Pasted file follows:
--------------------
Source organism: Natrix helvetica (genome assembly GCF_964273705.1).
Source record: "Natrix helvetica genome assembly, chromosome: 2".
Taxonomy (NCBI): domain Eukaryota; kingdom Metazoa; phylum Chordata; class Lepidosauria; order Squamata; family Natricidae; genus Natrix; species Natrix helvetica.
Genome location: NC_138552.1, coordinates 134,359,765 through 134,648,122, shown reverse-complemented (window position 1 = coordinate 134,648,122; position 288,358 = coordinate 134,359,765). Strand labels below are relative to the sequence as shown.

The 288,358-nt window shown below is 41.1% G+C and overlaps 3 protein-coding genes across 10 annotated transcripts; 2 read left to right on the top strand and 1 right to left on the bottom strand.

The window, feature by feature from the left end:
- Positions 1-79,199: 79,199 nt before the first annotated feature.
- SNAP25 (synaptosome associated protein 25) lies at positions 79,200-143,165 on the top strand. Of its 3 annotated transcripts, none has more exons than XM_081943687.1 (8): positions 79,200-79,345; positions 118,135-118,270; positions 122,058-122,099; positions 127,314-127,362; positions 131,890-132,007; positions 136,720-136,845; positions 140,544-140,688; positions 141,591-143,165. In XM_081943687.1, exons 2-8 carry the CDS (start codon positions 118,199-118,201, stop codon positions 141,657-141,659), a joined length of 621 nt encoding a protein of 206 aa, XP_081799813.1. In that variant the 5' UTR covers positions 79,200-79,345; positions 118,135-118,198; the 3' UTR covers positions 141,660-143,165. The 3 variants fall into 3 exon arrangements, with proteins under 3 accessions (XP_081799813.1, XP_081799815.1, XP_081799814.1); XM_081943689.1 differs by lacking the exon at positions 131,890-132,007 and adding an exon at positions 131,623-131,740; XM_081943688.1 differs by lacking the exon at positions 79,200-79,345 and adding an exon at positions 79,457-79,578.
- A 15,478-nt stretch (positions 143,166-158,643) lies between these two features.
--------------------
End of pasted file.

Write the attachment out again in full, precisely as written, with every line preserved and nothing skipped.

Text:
Source organism: Natrix helvetica (genome assembly GCF_964273705.1).
Source record: "Natrix helvetica genome assembly, chromosome: 2".
Taxonomy (NCBI): domain Eukaryota; kingdom Metazoa; phylum Chordata; class Lepidosauria; order Squamata; family Natricidae; genus Natrix; species Natrix helvetica.
Genome location: NC_138552.1, coordinates 134,359,765 through 134,648,122, shown reverse-complemented (window position 1 = coordinate 134,648,122; position 288,358 = coordinate 134,359,765). Strand labels below are relative to the sequence as shown.

The 288,358-nt window shown below is 41.1% G+C and overlaps 3 protein-coding genes across 10 annotated transcripts; 2 read left to right on the top strand and 1 right to left on the bottom strand.

The window, feature by feature from the left end:
- Positions 1-79,199: 79,199 nt before the first annotated feature.
- SNAP25 (synaptosome associated protein 25) lies at positions 79,200-143,165 on the top strand. Of its 3 annotated transcripts, none has more exons than XM_081943687.1 (8): positions 79,200-79,345; positions 118,135-118,270; positions 122,058-122,099; positions 127,314-127,362; positions 131,890-132,007; positions 136,720-136,845; positions 140,544-140,688; positions 141,591-143,165. In XM_081943687.1, exons 2-8 carry the CDS (start codon positions 118,199-118,201, stop codon positions 141,657-141,659), a joined length of 621 nt encoding a protein of 206 aa, XP_081799813.1. In that variant the 5' UTR covers positions 79,200-79,345; positions 118,135-118,198; the 3' UTR covers positions 141,660-143,165. The 3 variants fall into 3 exon arrangements, with proteins under 3 accessions (XP_081799813.1, XP_081799815.1, XP_081799814.1); XM_081943689.1 differs by lacking the exon at positions 131,890-132,007 and adding an exon at positions 131,623-131,740; XM_081943688.1 differs by lacking the exon at positions 79,200-79,345 and adding an exon at positions 79,457-79,578.
- A 15,478-nt stretch (positions 143,166-158,643) lies between these two features.